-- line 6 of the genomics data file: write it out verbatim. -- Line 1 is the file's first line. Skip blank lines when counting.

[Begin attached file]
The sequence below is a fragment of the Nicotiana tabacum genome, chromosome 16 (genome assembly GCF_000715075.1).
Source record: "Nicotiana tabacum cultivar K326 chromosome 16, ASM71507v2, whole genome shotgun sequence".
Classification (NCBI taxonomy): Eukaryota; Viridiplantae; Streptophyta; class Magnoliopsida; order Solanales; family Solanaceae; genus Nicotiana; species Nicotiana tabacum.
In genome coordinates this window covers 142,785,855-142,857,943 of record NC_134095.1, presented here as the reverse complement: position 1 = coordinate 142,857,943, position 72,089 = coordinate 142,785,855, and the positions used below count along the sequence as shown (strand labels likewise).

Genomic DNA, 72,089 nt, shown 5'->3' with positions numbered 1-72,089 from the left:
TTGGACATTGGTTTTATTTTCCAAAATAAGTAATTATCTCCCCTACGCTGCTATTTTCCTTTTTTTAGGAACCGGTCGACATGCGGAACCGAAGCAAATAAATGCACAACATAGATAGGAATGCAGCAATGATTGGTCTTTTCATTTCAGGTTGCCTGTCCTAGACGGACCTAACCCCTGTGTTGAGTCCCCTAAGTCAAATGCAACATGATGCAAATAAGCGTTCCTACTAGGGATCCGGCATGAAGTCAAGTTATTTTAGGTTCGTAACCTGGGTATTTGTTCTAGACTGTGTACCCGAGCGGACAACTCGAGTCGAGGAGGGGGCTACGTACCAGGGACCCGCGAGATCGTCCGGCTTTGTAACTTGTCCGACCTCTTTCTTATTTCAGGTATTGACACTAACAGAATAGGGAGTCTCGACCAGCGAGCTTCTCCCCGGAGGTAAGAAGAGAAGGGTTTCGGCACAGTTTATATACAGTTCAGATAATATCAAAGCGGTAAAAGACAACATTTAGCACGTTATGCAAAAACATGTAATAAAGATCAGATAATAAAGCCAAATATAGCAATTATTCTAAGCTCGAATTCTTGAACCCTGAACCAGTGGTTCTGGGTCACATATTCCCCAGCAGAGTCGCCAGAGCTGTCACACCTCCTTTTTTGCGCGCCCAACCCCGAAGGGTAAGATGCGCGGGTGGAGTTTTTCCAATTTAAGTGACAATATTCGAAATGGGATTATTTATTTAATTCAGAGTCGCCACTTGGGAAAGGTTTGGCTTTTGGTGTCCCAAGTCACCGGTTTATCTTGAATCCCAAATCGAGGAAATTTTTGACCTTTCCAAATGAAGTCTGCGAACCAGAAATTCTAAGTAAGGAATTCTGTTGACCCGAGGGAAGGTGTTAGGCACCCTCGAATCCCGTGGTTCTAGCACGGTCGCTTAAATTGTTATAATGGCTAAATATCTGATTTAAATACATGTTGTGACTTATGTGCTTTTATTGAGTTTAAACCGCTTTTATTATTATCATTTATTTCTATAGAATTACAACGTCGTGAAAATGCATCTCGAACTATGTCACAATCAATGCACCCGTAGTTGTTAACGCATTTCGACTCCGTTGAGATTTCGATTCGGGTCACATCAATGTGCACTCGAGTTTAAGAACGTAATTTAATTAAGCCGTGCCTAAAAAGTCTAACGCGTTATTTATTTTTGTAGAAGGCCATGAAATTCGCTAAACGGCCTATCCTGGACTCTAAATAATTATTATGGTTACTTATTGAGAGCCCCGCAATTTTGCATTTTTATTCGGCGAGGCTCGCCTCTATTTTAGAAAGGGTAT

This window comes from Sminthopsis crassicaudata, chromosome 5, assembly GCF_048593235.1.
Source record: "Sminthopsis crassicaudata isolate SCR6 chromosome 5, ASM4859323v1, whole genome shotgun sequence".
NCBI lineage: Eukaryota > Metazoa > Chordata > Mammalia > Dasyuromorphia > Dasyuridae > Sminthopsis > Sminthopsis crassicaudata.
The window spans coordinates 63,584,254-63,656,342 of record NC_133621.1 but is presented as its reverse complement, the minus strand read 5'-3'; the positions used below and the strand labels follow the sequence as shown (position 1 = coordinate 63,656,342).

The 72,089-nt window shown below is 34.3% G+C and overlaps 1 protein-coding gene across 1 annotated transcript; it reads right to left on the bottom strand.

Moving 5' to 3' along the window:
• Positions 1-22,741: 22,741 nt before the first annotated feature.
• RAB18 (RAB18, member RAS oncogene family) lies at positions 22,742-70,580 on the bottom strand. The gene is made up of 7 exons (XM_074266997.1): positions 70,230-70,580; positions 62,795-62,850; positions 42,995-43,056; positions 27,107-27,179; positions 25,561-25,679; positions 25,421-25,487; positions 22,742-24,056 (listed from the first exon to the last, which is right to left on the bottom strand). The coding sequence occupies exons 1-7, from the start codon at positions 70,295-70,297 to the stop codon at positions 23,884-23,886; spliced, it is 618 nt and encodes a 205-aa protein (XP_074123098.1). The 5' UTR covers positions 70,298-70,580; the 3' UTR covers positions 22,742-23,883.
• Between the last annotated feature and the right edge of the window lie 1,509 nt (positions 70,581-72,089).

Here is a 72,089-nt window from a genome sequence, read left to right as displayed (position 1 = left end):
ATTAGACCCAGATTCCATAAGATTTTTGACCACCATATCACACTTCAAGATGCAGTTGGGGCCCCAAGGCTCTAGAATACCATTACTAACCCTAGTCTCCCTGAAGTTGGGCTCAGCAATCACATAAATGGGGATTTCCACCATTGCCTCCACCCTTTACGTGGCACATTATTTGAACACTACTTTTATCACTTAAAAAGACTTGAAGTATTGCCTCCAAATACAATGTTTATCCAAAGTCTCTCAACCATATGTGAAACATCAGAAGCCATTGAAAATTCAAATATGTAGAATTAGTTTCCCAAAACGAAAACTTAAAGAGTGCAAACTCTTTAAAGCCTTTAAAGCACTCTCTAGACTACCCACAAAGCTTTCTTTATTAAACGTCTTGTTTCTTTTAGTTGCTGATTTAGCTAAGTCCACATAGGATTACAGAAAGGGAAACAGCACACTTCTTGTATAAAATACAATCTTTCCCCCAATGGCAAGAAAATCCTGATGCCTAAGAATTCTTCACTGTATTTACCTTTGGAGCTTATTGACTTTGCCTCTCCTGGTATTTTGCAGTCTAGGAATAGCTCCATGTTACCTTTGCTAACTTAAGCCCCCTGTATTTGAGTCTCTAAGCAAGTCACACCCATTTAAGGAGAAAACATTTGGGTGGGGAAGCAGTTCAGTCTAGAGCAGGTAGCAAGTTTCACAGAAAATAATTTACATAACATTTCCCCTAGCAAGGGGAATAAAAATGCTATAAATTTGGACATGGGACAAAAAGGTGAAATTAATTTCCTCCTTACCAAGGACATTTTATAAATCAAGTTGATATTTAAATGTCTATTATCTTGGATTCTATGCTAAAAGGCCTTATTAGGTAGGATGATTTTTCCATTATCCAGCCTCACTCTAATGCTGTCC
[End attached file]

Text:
TTGGACATTGGTTTTATTTTCCAAAATAAGTAATTATCTCCCCTACGCTGCTATTTTCCTTTTTTTAGGAACCGGTCGACATGCGGAACCGAAGCAAATAAATGCACAACATAGATAGGAATGCAGCAATGATTGGTCTTTTCATTTCAGGTTGCCTGTCCTAGACGGACCTAACCCCTGTGTTGAGTCCCCTAAGTCAAATGCAACATGATGCAAATAAGCGTTCCTACTAGGGATCCGGCATGAAGTCAAGTTATTTTAGGTTCGTAACCTGGGTATTTGTTCTAGACTGTGTACCCGAGCGGACAACTCGAGTCGAGGAGGGGGCTACGTACCAGGGACCCGCGAGATCGTCCGGCTTTGTAACTTGTCCGACCTCTTTCTTATTTCAGGTATTGACACTAACAGAATAGGGAGTCTCGACCAGCGAGCTTCTCCCCGGAGGTAAGAAGAGAAGGGTTTCGGCACAGTTTATATACAGTTCAGATAATATCAAAGCGGTAAAAGACAACATTTAGCACGTTATGCAAAAACATGTAATAAAGATCAGATAATAAAGCCAAATATAGCAATTATTCTAAGCTCGAATTCTTGAACCCTGAACCAGTGGTTCTGGGTCACATATTCCCCAGCAGAGTCGCCAGAGCTGTCACACCTCCTTTTTTGCGCGCCCAACCCCGAAGGGTAAGATGCGCGGGTGGAGTTTTTCCAATTTAAGTGACAATATTCGAAATGGGATTATTTATTTAATTCAGAGTCGCCACTTGGGAAAGGTTTGGCTTTTGGTGTCCCAAGTCACCGGTTTATCTTGAATCCCAAATCGAGGAAATTTTTGACCTTTCCAAATGAAGTCTGCGAACCAGAAATTCTAAGTAAGGAATTCTGTTGACCCGAGGGAAGGTGTTAGGCACCCTCGAATCCCGTGGTTCTAGCACGGTCGCTTAAATTGTTATAATGGCTAAATATCTGATTTAAATACATGTTGTGACTTATGTGCTTTTATTGAGTTTAAACCGCTTTTATTATTATCATTTATTTCTATAGAATTACAACGTCGTGAAAATGCATCTCGAACTATGTCACAATCAATGCACCCGTAGTTGTTAACGCATTTCGACTCCGTTGAGATTTCGATTCGGGTCACATCAATGTGCACTCGAGTTTAAGAACGTAATTTAATTAAGCCGTGCCTAAAAAGTCTAACGCGTTATTTATTTTTGTAGAAGGCCATGAAATTCGCTAAACGGCCTATCCTGGACTCTAAATAATTATTATGGTTACTTATTGAGAGCCCCGCAATTTTGCATTTTTATTCGGCGAGGCTCGCCTCTATTTTAGAAAGGGTAT